- Genetic sequencing of SARS-CoV-2, the virus that causes COVID-19, is vital to track the spread of existing variants and quickly identify new variants of concern.
- Writing in the journal PLOS Genetics, scientists say the United States has failed to contribute adequately to these global surveillance efforts.
- They blame poor central coordination and, until recently, a lack of funding.
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“Know your enemy” has been the mantra of generals at least since the 5th century BC when the Chinese military strategist Sun Tzu coined the phrase in The Art of War.
The principle is just as important when your enemy is a rapidly evolving virus that has claimed the lives of more than 4 million people worldwide.
Traditionally, surveillance of infectious diseases by public bodies, such as the World Health Organization (WHO) and the Centers for Disease Control and Prevention (CDC), has focused on data such as case numbers, hospitalizations, and deaths.
More recently, however, rapid genome sequencing has allowed public health experts to survey variation between pathogens down to the level of their DNA or RNA bases, which are the chemical letters of the genetic code.
However, according to population geneticists at Case Western Reserve University in Cleveland, OH, some countries have neglected this vital line of information during the COVID-19 pandemic.
“Despite the availability and ubiquity of sequencing in several countries, the adoption of genomics as a strategy for pathogen surveillance has been slow, difficult, and inconsistent,” write Dana Crawford, Ph.D. and Scott Williams, Ph.D., in the journal PLOS Genetics.
The scientists, who work at the university’s Department of Population and Quantitative Health Sciences, single out the U.S. for particular criticism.
“For a country that led the sequencing of the human genome more than 2 decades ago, the lack of accrual of sequencing data in the midst of this pandemic is unbelievable and problematic,” they write.
They note that the country has the capacity and expertise to carry out the necessary sequencing work, but these resources have remained “relatively dormant” until recently.
For example, there were fewer than 7,000 new sequences of the virus in the week of March 6, 2021, out of more than 415,000 new recorded cases in the same week.
“For those of us in human genetics and genomics, U.S. sequencing capacity and expertise were never in question,” Prof. Crawford told Medical News Today.
“Shocking to us was the lack of any coordinated effort until nearly a year into the pandemic.”
They write that in early April 2021, the U.S. ranked 33rd in the world in terms of the percentage of COVID-19 cases sequenced, up from 36th a few weeks earlier.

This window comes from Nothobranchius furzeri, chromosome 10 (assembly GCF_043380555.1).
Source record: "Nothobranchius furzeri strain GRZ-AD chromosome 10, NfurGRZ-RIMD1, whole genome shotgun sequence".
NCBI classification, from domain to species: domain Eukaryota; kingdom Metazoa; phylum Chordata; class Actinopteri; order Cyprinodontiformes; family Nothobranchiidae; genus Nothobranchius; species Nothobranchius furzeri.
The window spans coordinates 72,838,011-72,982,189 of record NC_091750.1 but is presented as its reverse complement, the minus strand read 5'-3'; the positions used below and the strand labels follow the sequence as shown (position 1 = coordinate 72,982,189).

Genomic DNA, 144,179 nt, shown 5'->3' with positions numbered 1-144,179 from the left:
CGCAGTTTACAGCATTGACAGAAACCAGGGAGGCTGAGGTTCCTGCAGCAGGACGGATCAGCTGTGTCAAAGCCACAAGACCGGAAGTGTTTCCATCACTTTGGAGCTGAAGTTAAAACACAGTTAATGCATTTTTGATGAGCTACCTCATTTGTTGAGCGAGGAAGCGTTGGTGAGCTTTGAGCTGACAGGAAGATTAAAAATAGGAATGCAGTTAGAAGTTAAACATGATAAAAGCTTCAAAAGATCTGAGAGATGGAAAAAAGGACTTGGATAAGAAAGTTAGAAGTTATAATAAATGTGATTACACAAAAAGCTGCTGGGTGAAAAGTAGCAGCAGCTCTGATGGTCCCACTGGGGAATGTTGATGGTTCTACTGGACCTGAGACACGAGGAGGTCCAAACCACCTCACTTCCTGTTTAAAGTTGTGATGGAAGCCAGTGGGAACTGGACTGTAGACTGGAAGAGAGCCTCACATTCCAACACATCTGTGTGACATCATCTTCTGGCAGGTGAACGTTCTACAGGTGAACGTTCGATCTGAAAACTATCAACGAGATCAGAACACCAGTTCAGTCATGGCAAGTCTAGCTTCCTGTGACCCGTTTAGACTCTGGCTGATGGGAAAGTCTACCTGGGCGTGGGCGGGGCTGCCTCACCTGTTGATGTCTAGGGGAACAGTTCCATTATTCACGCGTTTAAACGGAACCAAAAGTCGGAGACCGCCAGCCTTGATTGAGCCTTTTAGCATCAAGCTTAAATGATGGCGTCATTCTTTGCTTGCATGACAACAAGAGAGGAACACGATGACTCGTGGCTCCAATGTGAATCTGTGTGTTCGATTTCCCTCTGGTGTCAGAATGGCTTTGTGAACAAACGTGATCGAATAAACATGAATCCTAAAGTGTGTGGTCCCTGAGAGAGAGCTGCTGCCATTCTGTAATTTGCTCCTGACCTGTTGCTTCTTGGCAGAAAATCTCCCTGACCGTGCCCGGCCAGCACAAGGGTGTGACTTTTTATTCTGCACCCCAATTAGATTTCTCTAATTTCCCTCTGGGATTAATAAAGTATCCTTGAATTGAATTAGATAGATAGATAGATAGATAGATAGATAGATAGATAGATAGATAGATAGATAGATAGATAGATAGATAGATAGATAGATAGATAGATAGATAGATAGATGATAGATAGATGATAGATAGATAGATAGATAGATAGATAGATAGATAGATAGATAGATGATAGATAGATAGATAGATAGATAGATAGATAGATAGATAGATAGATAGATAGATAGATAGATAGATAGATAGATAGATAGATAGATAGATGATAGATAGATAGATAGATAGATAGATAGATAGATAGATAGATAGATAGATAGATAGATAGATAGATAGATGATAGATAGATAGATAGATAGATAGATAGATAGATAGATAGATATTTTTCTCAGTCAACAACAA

Other experts have cited poor funding, lack of robust ways to track samples and share data, and strict regulations about how this can be done, as possible reasons for the shortfall.
“These variables, which are not unique to the U.S., have been successfully addressed by other countries, such as Denmark and the United Kingdom,” write Profs. Crawford and Williams.
Prof. Crawford acknowledged that the decentralized, public and private approach to healthcare in the U.S. — in contrast to the U.K.’s National Health Service (NHS) — was partly to blame.
“[W]hile the US approach to healthcare may be a major factor, so too is the near absence of explicit collaboration with and investment in human genetics and genomics by the country’s primary public health agency,” Prof. Crawford told MNT.
The two geneticists write in their article that this bias within the Centers for Disease Control and Prevention (CDC) has created a “gaping hole” in our understanding of the evolution of COVID-19.
In contrast to the “relatively uncoordinated and antiquated approach” to SARS-CoV-2 genomic surveillance in the U.S., they write that successful public health sequencing surveillance programs elsewhere embraced the technology early in the pandemic.
China published the first SARS-CoV-2 sequence in February 2020, which enabled sequence comparisons as the virus evolved and the unprecedentedly rapid development of vaccines.
The U.K. formed the COVID-19 Genomics UK Consortium in April 2020 and has since recorded more than 650,000 sequences.
The authors write that while funding impeded early efforts in the U.S., in February 2021, the CDC committed more than $200 million to sequencing.
In April 2021, the White House announced a further $1 billion injection of funds to boost sequencing capacity.
The major issue now is that the U.S. does not have an organized, ongoing population-based cohort of individuals that it can use for COVID-19 studies, say Profs. Crawford and Williams.
“Data access is siloed, and samples are held (or discarded) by a plethora of disconnected labs, both public and private. This balkanization of the public health and testing efforts has not only slowed the process; it has substantially increased expenses.”
By contrast, the U.K. has been able to draw on the UK Biobank, a long-established biomedical database containing genetic and health information from half a million individuals.
“An obvious question is what is the natural history of COVID-19 among sequence variants clinically,” said Prof. Christopher Chute, M.D., of the Johns Hopkins Bloomberg School of Public Health.
Prof. Chute is part of the National COVID Cohort Collaborative (N3C), a consortium established in the U.S. in January 2021 to pool data from electronic health records.
“Since N3C covers a relatively small fraction of COVID-19 cases, despite being the largest COVID-19 case repository in the U.S., more sequences would yield more clinical correlation,” Prof. Chute told MNT.
Profs. Crawford and Williams acknowledge that comparisons between the U.S. and other countries are “somewhat unfair” given that its pandemic response began “under an administration that has since been replaced.”
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